First Jewish cemetery in Cuba restored


In “Restauran el primer cementerio judío de Cuba,” Andrea Rodríguez (Associated Press) reports on the restoration of the first Jewish cemetery in Cuba. [We are still trying to find the cemetery’s proper name. So far, we have only seen it referred to as the Ashkenazi Jewish Cemetery.] Here are translated excerpts from the article:

There are still broken tombstones and pieces of marble scattered across the floor. In some vaults, the vegetation overtakes the cement, but little by little, the first Jewish cemetery in Cuba began to be rescued and, with it, the memory of this small community on the island.

As she stands by a tomb adorned with small stones that Jewish relatives often use to pay homage to their dead, Adela Dworin, president of the Jewish Board of Cuba, says to AP, “I feel great peace and tranquility when I visit the cemetery… For me, it’s like being with my mother, my only sister, and my nephew.”

Here and there you can see those stones—the equivalent of flowers among Catholics—next to the plaques that immortalize the name of a grandfather, a father or an aunt surrounded by stars of David and words of consolation in Yiddish. In other sections, a workers’ brigade polishes metal sheets, repaves streets, or repairs a pantheon that was looted.

“Here are buried the people who came escaping from Fascism during the war, the ones who founded the community, who bought these lands to build a cemetery,” David Prinstein, vice president of the Jewish Board of Cuba, told the AP, “It has historical and sentimental value.”

The lands of this Ashkenazi Jewish cemetery [“Ashkenazi” indicates that they were people of Central and Eastern European origins—were bought in 1906 by members of the first Jewish society that was formed on the island, with people coming mostly from the United States, and it was inaugurated in 1910. Many other families also arrived in the period between world wars, fleeing from the persecution to which they were subjected.

In another adjoining plot, decades later, another cemetery of Sephardic tradition (from Spain) was installed.

A few years ago, Prinstein and other members of the community estimated the budget to fix the cemetery at $200,000, but they did not receive the necessary donations. Now the restoration is being carried out by the state Office of the City Historian.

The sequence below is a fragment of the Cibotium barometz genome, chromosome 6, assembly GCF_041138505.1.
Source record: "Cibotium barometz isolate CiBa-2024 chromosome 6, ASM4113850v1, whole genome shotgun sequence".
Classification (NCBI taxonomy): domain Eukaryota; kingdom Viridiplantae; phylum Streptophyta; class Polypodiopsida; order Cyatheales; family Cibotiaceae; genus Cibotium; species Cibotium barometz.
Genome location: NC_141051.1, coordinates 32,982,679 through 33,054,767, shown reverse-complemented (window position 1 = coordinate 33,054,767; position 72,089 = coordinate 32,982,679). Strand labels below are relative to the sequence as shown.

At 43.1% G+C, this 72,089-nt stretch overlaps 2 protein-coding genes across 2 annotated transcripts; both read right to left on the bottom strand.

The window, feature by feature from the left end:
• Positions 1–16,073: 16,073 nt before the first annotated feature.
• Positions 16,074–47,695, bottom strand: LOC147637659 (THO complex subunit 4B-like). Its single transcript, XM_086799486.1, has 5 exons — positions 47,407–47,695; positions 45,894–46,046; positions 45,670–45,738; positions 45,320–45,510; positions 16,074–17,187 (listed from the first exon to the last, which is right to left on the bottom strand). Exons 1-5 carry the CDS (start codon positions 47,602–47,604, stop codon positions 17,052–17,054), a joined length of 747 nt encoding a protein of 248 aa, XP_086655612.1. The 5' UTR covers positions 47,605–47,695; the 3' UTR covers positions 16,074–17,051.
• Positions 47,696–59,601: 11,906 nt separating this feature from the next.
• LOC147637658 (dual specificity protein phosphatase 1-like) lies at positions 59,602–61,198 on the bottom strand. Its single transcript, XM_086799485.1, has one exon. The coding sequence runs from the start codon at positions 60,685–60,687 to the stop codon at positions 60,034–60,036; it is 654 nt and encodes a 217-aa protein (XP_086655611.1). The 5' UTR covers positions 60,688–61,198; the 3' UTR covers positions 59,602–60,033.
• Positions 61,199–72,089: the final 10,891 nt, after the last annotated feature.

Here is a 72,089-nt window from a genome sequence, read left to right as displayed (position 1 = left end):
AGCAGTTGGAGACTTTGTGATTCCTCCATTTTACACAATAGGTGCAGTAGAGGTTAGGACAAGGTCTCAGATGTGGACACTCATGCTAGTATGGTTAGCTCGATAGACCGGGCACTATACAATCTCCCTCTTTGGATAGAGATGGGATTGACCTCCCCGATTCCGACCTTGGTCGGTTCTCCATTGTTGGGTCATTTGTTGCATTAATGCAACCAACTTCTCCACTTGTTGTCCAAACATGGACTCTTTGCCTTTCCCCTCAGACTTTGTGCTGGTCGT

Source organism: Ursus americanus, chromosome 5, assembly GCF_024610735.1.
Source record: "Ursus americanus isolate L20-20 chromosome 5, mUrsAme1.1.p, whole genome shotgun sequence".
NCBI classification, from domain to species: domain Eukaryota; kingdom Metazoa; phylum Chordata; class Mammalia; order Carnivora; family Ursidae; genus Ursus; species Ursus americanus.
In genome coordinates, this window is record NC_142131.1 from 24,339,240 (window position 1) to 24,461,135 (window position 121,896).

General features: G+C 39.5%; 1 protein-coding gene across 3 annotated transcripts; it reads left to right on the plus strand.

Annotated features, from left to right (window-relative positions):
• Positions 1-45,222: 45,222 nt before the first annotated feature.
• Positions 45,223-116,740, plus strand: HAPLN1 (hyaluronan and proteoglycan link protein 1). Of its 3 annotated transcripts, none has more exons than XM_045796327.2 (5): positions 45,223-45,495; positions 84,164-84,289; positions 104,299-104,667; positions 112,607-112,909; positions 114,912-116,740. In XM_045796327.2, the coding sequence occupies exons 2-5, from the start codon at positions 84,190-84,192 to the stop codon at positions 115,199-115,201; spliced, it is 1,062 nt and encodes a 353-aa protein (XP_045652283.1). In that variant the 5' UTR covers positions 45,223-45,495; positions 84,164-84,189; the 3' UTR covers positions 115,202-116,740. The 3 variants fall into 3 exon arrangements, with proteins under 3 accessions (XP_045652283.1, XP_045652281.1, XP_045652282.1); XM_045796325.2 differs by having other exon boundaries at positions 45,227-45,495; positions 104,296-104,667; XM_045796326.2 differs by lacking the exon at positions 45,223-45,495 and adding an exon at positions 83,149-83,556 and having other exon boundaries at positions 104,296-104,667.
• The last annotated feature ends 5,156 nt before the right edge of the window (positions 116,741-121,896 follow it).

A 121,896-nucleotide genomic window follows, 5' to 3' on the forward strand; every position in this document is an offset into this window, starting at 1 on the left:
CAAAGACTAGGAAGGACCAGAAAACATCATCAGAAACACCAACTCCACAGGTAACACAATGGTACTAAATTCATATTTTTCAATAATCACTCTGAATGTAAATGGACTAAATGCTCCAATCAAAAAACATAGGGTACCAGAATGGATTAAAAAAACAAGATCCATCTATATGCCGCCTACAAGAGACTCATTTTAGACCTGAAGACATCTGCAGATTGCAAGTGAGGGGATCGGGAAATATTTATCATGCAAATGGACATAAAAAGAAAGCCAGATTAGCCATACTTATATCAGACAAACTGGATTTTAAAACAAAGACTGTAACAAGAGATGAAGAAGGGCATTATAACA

On the verge of its 500-year anniversary, Havana and the Office of the Historian are in a real maelstrom of preparations that includes repairing streets and historical monuments, and rescuing/preserving documents and valuable sites.

According to local engineer Pilar Vega, from the Office of the City Historian, there are about 1,100 vaults in the cemetery. Of these, about 50 have already been repaired, and another 150 are expected to be completed this year. They also repaired a special room for the purifying cleansing of the body of the dead required by the Jewish rites and a waiting room for families. Vega did not specify how much the state investment will be.

Far from the center of the city, the necropolis is located in the peripheral municipality of Guanabacoa, and it is usually closed as to prevent looting. Therefore, although the arrangements began in the past months, it is only now that one can see the results of the restoration process with the paving of the main street and the reconstruction of several of its main installations and monoliths.

[. . .] The cemetery has a monument that extends about three meters high, which stands as a tribute to the six million Jews who died in the Nazi holocaust. There lie buried about half dozen soaps made with human fat from the concentration camps.

Dworin, who lost his entire family during World War II, recalled that he was in elementary school in 1947 when they inaugurated the monolith. His parents left a small town that was then in Poland before the arrival of the Germans, but his grandmother and uncles did not have the same luck, he said.

[. . .] Through the years, the Jewish community was not exempt from the political swings in Cuba and many families left the country after the 1959 revolution, leaving behind their dead, who in this tradition should not be exhumed unless it is to be transported to the Holy Land. The secularism that imbued the first years of the rebel triumph caused some people to disengage with Judaism and lose their roots. It was not until the 1990s that Judaism regained strength due to efforts by the former leader of the community—the prominent Dr. Joseph Miller, who began to bring together the Jews scattered throughout the island—and even those who were Jewish without knowing it reconnected with their past.

[. . .] Currently some 1,500 Jews live in Cuba, most of them elderly.

“Families leave and many even forget those who are left behind,” lamented Prinstein, acknowledging the deterioration and abandonment that took over the cemetery through decades of neglect and looting; he also emphasized that the archives of the cemetery are currently being digitized, which will allow us to know more about its history and that of the community.

[Follow Andrea Rodríguez on Twitter:]

Translated by Ivette Romero. For the original article (in Spanish), see and

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